Using protected areas as a long-term research platform to achieve an integrated socio-ecological understanding and conservation of endangered species: the case of southern river otter in Tierra del Fuego National Park
Traditional objectives of protected areas include biodiversity conservation, scientific research, and environmental education and outreach. However, to conserve a species, it is not only necessary to preserve its physical habitat, but also generate knowledge and promote social engagement. The southern river otter (Lontra provocax) is the largest native mustelid in Patagonia and has the most restricted distribution of any South American otter, being very sensitive to hunting, human settlements, water contamination and habitat degradation. In Argentina, this endangered species is only found in two disjunct areas. The southern population occupies mainly the forested portion of marine coasts along the Beagle Channel, including Tierra del Fuego National Park (TFNP). To evaluate the ecological and social effectiveness of TFNP in conserving this species, we used an inter-disciplinary assessment of its: 1) Distribution: searching for otter signs along the Beagle Channel (2005-2009); 2) Population: monitoring abundance and habitat use in TFNP (1994-present), and registering reproductive behavior using camera traps (2013-2014); 3) Scientific research: reviewing indexed literature of this otter species that was related to TFNP (1996-present); and 4) Media representation: evaluating the region’s main newspapers to determine the species appears and relationship to TFNP (2010-2015).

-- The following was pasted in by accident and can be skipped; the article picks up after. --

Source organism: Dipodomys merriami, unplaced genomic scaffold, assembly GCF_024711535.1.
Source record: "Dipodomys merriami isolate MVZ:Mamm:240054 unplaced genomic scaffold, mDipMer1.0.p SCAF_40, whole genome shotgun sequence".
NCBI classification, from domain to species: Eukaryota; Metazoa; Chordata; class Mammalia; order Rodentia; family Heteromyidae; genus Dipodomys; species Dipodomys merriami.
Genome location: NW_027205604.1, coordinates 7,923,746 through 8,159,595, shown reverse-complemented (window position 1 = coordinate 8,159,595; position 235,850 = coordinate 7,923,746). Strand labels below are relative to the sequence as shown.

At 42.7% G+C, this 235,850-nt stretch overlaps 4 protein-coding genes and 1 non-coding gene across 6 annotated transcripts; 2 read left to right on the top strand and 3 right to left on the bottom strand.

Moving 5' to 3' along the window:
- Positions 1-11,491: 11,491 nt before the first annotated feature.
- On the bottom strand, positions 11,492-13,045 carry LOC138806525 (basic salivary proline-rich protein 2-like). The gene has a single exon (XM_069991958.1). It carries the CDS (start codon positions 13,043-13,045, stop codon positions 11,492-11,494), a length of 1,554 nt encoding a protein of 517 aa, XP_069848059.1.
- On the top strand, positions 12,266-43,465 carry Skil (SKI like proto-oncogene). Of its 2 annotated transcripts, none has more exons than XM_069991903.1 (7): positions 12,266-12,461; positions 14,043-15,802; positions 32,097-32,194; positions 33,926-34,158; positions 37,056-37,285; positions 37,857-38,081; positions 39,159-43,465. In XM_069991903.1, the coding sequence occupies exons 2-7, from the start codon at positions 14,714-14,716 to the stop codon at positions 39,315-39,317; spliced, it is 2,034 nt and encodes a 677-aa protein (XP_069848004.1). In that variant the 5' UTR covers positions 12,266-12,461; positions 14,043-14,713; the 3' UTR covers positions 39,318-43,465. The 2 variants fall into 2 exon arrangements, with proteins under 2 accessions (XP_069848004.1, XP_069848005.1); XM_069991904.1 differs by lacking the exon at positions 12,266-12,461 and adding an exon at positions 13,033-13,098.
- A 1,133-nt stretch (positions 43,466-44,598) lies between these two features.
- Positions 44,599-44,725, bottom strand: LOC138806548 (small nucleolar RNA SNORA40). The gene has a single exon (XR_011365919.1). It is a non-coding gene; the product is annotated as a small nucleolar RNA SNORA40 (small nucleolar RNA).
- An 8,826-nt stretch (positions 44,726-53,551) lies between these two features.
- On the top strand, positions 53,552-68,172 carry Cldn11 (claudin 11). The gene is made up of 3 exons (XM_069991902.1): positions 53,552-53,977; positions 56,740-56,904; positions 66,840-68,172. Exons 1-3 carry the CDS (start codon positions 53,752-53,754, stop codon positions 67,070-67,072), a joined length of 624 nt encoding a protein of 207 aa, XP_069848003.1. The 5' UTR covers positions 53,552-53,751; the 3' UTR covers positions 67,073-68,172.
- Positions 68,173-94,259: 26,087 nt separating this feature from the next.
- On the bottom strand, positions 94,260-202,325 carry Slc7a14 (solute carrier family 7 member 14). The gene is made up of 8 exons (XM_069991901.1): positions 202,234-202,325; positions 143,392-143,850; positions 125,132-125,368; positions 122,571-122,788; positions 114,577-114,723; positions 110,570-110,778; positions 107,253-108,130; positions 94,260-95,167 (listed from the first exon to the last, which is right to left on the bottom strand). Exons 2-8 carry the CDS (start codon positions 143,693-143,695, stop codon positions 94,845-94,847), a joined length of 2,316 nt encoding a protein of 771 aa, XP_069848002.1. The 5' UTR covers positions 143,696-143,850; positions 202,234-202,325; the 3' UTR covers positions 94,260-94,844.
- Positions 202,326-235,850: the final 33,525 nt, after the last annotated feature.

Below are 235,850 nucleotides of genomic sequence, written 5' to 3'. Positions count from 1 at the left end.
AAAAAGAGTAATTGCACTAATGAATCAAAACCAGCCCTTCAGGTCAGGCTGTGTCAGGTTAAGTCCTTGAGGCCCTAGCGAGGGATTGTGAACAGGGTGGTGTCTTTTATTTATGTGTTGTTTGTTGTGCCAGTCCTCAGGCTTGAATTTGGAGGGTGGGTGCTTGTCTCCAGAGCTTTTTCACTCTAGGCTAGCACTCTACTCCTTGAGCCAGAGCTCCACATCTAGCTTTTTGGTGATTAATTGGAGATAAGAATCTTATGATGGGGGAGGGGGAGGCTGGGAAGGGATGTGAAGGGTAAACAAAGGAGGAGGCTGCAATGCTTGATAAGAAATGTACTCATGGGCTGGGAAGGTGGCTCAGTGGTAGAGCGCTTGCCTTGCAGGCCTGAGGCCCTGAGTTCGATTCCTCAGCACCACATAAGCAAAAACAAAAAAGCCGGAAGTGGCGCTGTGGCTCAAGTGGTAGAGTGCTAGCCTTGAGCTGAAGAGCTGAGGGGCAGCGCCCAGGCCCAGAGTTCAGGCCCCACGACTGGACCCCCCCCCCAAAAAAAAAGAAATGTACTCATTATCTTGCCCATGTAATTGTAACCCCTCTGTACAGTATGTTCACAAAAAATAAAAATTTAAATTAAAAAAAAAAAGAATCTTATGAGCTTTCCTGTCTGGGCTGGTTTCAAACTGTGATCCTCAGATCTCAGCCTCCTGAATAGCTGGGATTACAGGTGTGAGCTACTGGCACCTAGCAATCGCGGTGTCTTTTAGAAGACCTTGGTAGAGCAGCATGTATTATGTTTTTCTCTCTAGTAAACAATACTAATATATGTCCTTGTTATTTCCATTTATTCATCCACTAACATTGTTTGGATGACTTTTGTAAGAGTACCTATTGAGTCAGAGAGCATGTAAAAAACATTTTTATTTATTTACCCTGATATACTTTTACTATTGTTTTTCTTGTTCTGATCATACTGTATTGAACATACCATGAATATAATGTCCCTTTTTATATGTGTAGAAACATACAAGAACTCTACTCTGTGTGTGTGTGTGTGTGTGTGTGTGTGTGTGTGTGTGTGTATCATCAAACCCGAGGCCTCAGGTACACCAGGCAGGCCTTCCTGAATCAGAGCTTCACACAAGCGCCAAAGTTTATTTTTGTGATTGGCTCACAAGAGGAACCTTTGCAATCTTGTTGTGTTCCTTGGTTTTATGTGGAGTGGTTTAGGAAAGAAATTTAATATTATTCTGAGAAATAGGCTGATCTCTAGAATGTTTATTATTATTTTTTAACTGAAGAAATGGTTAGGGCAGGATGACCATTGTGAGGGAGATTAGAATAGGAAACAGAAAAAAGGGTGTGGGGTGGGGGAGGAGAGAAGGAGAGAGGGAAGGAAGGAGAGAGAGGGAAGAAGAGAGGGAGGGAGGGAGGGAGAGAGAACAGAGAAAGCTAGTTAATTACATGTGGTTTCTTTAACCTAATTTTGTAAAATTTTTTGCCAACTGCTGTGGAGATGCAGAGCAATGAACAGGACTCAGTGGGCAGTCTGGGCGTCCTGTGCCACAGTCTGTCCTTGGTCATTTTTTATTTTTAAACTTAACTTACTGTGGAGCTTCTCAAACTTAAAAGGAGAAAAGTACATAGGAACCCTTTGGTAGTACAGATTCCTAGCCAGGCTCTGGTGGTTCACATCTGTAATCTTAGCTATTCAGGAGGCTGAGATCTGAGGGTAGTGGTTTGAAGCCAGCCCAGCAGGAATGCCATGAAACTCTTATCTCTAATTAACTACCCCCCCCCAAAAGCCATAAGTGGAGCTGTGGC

Although otter signs have been found outside of TFNP, these sightings were occasional, leaving the protected area as the only sector with continued presence of the species. The park’s otter population has remained stable from 1994; during 2014 a female with one pup was recorded, confirming the use of TFNP as a reproductive area. All published scientific research about otters in Tierra del Fuego since 1996 have been related to TFNP. All but one media article during the last five years were generated by the park. As such, this protected area constitutes a “socio-ecological refuge” for this endangered species; it has conserved the habitat for a stable, reproductive population, but also it provided a platform for scientific research and outreach that brought this species into a broader social context. However, TFNP faces challenges in raising awareness about this elusive species. There is reason to question whether outreach efforts to date have been effective, and new studies are being developed to determine the broader social representations of the species held by TFNP stakeholders: local visitors, tourists and personnel. Such information is expected to be useful to generate strategies to obtain broader public involvement and comprehensive conservation of the southern river otter.